There’s just something about snow and ice.
There’s something about the frost, and the juxtaposition of tiny specks flying around against the backdrop of snow. There’s something magical about it, mesmeric.
And if you turn on your TV, laptop, tablet or phone at 10:15 Beijing time on Wednesday, February 9 you will see in turn two of the quickest specks around.
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Because that is the day of the women’s Slalom, without a doubt the blockbuster event of the 2022 Beijing Winter Olympic games.
The reason it is such an event is twofold.
Firstly you have the legendary American skier Mikaela Shiffrin. Widely regarded as one of the greatest to ever put on skis, Shiffrin is on a trajectory to go down in history as the very best. We’ve waxed lyrical about Shiffrin before but it’s worth reiterating some of the achievements on her CV.
There's 73 World Cup Alpine Skiing wins, the third highest ever. There's 47 Slalom wins, the most of any skier in a single discipline. Shiffrin is a three-time Overall World Cup champion, the third-highest total amongst women and eighth of all skiers. Six-time Slalom champion, no women has more. The youngest Slalom Olympic gold medal winner in history and an 11-time medal winner at the World Championships, the most of any American and joint-second on the women’s standing.
And again, she will only turn 27 in March. Shiffrin’s career path is unlike anything we’ve ever seen, even Lindsey Vonn and Ingemar Stenmark will be left in her wake when she finally calls it a day.
Shiffrin is a machine, especially in Slalom, where she has taken the standards required to win to a whole new level. In the past 18 months the American’s fortitude has been severely tested after the passing of her father Jeff as well as a back injury that hampered her training and racing. But Shiffrin’s resiliency has shone through the darkness and in the last Slalom race before Beijing, at Schladming, she looked as good as she has ever done.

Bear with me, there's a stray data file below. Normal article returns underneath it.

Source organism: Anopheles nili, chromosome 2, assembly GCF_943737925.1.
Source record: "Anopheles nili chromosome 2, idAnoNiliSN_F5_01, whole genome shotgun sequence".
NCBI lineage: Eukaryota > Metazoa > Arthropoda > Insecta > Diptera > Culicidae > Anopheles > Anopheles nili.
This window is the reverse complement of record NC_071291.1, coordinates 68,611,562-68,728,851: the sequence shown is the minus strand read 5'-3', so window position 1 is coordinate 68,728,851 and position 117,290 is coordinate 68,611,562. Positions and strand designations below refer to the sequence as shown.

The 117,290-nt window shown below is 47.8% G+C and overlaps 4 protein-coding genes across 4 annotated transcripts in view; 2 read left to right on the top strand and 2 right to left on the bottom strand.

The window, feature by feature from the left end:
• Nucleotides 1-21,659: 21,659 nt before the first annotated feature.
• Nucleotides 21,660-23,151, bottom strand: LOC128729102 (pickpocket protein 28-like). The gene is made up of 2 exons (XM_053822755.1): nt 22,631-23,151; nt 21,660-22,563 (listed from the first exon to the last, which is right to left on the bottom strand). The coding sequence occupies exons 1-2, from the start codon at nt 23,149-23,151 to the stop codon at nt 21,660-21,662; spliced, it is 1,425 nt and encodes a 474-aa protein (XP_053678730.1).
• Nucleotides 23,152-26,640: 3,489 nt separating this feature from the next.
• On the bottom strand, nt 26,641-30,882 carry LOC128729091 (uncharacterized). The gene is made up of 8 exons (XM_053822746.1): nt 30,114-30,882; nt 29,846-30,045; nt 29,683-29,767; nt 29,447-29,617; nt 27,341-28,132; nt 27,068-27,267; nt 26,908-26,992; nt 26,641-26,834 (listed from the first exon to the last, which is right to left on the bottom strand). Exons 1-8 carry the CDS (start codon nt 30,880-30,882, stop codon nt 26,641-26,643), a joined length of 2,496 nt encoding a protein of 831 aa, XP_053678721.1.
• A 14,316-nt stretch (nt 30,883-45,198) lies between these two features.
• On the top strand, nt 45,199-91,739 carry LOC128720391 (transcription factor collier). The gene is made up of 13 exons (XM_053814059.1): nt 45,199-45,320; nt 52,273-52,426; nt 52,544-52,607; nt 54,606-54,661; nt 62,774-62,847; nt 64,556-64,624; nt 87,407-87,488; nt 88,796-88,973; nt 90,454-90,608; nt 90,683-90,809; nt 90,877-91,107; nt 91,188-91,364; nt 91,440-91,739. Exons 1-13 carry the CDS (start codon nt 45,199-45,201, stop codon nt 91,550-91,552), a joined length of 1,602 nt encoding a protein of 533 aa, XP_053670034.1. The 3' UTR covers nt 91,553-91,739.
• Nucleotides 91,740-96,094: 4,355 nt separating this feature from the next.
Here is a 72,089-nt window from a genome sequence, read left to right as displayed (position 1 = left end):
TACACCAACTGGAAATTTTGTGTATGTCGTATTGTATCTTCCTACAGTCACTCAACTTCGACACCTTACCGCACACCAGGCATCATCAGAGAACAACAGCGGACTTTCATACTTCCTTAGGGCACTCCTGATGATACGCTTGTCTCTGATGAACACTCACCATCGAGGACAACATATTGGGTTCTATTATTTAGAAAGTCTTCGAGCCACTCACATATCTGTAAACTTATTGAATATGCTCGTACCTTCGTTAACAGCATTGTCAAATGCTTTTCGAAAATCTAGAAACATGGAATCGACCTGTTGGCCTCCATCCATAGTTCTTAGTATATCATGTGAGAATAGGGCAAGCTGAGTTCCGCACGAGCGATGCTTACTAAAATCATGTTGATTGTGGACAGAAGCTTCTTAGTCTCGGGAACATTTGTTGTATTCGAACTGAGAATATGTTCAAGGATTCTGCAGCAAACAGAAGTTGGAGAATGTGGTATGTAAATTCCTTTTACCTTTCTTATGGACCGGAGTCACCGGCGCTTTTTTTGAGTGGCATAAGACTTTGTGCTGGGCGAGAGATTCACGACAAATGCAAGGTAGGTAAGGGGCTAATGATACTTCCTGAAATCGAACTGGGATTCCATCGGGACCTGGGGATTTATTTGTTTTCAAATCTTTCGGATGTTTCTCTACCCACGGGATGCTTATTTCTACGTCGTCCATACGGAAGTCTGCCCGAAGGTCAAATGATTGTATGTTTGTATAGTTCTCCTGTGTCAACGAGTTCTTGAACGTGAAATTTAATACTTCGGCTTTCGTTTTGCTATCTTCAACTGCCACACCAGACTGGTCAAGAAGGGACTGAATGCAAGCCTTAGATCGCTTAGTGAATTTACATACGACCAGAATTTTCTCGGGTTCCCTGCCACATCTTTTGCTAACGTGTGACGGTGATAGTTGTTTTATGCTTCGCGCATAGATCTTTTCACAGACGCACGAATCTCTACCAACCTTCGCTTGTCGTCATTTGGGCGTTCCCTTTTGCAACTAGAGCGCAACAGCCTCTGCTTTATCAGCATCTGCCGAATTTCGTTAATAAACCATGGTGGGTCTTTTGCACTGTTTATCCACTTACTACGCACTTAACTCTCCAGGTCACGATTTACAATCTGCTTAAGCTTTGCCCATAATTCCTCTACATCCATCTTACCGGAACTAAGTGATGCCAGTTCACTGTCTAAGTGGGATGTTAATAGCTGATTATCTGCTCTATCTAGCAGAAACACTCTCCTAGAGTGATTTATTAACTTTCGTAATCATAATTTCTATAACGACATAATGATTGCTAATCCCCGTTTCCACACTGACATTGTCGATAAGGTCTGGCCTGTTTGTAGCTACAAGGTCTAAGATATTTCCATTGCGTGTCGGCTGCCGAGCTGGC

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All that might lead you to believe that this is a forgone conclusion, that Shiffrin’s rivals may as well not bother turn up. You can get freak occurrences in skiing (hello Ester Ledecka!) but surely Shiffrin is too much?
You’d be very, very wrong.
Because from the tiny town of Liptovsky Mikulas in Slovakia there has come the immovable object that can live with Shiffrin’s unstoppable force.
Over the past years Petra Vlhova has grown from plucky underdog, to best of the rest and now a bonafide rival to Shiffrin. She is absolutely the American’s equal. Last season Vlhova took the overall title, this year she tops the Slalom standings coming into the games.

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In the last three seasons (including this one) Vlhova has won 12 Slalom races to Shiffrin’s seven. That’s not supposed to be happening. But it is and that makes the Beijing battle so fascinating. (For reference in the same time span there were three Slalom winners not called Vlhova or Shiffrin, one for Michelle Gisin and two for Katherine Liensberger).